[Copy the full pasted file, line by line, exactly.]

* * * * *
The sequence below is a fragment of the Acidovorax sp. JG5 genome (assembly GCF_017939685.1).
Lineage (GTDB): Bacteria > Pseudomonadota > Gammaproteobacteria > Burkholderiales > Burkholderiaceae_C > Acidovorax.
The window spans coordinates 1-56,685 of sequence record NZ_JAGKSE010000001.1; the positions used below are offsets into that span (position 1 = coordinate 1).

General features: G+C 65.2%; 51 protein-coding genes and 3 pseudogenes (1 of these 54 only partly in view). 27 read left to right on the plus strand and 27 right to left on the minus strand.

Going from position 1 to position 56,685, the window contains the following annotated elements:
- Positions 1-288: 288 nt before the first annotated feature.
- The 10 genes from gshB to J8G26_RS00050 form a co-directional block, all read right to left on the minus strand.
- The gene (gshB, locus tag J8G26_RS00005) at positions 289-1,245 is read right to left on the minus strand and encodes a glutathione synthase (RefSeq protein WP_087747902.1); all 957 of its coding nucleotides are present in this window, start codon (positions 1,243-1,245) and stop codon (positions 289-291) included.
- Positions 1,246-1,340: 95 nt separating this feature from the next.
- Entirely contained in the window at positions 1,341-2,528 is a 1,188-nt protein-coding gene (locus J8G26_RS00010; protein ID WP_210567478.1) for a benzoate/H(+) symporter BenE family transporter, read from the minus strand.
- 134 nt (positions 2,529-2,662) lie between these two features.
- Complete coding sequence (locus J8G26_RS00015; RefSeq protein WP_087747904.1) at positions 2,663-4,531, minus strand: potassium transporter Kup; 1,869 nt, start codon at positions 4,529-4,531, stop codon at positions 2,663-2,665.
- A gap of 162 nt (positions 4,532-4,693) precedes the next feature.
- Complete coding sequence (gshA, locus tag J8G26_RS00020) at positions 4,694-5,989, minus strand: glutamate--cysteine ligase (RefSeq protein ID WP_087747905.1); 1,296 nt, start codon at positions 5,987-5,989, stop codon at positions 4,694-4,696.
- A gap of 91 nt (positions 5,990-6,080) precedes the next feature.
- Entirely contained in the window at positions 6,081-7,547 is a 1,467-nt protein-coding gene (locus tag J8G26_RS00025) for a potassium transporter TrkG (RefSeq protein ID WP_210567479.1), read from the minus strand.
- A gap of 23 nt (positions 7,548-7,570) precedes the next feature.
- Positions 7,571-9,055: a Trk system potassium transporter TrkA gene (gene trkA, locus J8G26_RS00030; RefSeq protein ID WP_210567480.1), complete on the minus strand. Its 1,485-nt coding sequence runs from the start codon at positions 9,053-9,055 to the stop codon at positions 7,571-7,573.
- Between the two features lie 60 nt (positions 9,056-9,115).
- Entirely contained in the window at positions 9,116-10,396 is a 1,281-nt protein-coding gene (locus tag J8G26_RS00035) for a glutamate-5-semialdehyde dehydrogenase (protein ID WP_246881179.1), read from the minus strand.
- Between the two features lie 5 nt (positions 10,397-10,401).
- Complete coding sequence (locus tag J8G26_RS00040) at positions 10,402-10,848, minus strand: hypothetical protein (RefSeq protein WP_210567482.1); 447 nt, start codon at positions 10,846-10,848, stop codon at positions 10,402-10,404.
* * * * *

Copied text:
The sequence below is a fragment of the Acidovorax sp. JG5 genome (assembly GCF_017939685.1).
Lineage (GTDB): Bacteria > Pseudomonadota > Gammaproteobacteria > Burkholderiales > Burkholderiaceae_C > Acidovorax.
The window spans coordinates 1-56,685 of sequence record NZ_JAGKSE010000001.1; the positions used below are offsets into that span (position 1 = coordinate 1).

General features: G+C 65.2%; 51 protein-coding genes and 3 pseudogenes (1 of these 54 only partly in view). 27 read left to right on the plus strand and 27 right to left on the minus strand.

Going from position 1 to position 56,685, the window contains the following annotated elements:
- Positions 1-288: 288 nt before the first annotated feature.
- The 10 genes from gshB to J8G26_RS00050 form a co-directional block, all read right to left on the minus strand.
- The gene (gshB, locus tag J8G26_RS00005) at positions 289-1,245 is read right to left on the minus strand and encodes a glutathione synthase (RefSeq protein WP_087747902.1); all 957 of its coding nucleotides are present in this window, start codon (positions 1,243-1,245) and stop codon (positions 289-291) included.
- Positions 1,246-1,340: 95 nt separating this feature from the next.
- Entirely contained in the window at positions 1,341-2,528 is a 1,188-nt protein-coding gene (locus J8G26_RS00010; protein ID WP_210567478.1) for a benzoate/H(+) symporter BenE family transporter, read from the minus strand.
- 134 nt (positions 2,529-2,662) lie between these two features.
- Complete coding sequence (locus J8G26_RS00015; RefSeq protein WP_087747904.1) at positions 2,663-4,531, minus strand: potassium transporter Kup; 1,869 nt, start codon at positions 4,529-4,531, stop codon at positions 2,663-2,665.
- A gap of 162 nt (positions 4,532-4,693) precedes the next feature.
- Complete coding sequence (gshA, locus tag J8G26_RS00020) at positions 4,694-5,989, minus strand: glutamate--cysteine ligase (RefSeq protein ID WP_087747905.1); 1,296 nt, start codon at positions 5,987-5,989, stop codon at positions 4,694-4,696.
- A gap of 91 nt (positions 5,990-6,080) precedes the next feature.
- Entirely contained in the window at positions 6,081-7,547 is a 1,467-nt protein-coding gene (locus tag J8G26_RS00025) for a potassium transporter TrkG (RefSeq protein ID WP_210567479.1), read from the minus strand.
- A gap of 23 nt (positions 7,548-7,570) precedes the next feature.
- Positions 7,571-9,055: a Trk system potassium transporter TrkA gene (gene trkA, locus J8G26_RS00030; RefSeq protein ID WP_210567480.1), complete on the minus strand. Its 1,485-nt coding sequence runs from the start codon at positions 9,053-9,055 to the stop codon at positions 7,571-7,573.
- Between the two features lie 60 nt (positions 9,056-9,115).
- Entirely contained in the window at positions 9,116-10,396 is a 1,281-nt protein-coding gene (locus tag J8G26_RS00035) for a glutamate-5-semialdehyde dehydrogenase (protein ID WP_246881179.1), read from the minus strand.
- Between the two features lie 5 nt (positions 10,397-10,401).
- Complete coding sequence (locus tag J8G26_RS00040) at positions 10,402-10,848, minus strand: hypothetical protein (RefSeq protein WP_210567482.1); 447 nt, start codon at positions 10,846-10,848, stop codon at positions 10,402-10,404.